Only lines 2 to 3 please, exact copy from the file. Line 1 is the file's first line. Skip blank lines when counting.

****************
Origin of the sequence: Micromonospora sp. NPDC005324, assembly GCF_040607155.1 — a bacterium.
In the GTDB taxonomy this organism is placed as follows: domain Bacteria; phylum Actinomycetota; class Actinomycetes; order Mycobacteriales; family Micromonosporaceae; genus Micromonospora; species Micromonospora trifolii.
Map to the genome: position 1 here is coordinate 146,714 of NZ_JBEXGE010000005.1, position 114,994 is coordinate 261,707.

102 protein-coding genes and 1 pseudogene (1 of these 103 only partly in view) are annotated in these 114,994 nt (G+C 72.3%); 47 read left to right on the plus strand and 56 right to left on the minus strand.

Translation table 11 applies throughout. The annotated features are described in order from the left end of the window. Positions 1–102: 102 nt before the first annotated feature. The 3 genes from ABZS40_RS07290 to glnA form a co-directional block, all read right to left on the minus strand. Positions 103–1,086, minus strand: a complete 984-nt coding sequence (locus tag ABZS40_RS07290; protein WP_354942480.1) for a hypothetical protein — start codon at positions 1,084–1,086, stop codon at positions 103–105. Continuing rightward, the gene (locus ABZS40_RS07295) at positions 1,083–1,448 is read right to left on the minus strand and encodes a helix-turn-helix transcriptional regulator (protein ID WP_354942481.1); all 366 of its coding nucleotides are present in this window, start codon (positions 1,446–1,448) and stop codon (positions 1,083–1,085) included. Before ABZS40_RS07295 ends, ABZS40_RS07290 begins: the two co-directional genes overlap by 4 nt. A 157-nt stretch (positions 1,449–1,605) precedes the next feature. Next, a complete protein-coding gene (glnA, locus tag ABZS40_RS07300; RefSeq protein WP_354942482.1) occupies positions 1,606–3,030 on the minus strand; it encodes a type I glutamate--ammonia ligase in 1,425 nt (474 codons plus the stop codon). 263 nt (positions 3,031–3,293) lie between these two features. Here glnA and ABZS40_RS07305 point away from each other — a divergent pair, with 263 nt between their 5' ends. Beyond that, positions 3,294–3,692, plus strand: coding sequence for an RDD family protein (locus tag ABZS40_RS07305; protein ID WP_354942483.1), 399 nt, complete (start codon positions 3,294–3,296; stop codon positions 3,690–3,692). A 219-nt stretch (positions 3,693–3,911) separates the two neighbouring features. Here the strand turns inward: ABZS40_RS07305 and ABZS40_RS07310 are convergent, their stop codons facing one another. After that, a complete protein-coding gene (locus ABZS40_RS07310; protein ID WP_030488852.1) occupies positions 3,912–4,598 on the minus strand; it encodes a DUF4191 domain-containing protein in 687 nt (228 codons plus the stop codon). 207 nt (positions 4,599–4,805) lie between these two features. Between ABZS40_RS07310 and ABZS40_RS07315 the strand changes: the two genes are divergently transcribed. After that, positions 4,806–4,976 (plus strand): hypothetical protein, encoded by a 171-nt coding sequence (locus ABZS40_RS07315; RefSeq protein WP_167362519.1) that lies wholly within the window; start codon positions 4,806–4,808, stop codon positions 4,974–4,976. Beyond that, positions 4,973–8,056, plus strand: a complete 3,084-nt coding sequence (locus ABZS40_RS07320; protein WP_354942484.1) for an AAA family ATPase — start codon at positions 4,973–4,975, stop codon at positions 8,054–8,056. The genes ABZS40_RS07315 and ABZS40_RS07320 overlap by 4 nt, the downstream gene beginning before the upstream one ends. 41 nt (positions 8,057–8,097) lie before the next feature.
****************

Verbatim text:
In the GTDB taxonomy this organism is placed as follows: domain Bacteria; phylum Actinomycetota; class Actinomycetes; order Mycobacteriales; family Micromonosporaceae; genus Micromonospora; species Micromonospora trifolii.
Map to the genome: position 1 here is coordinate 146,714 of NZ_JBEXGE010000005.1, position 114,994 is coordinate 261,707.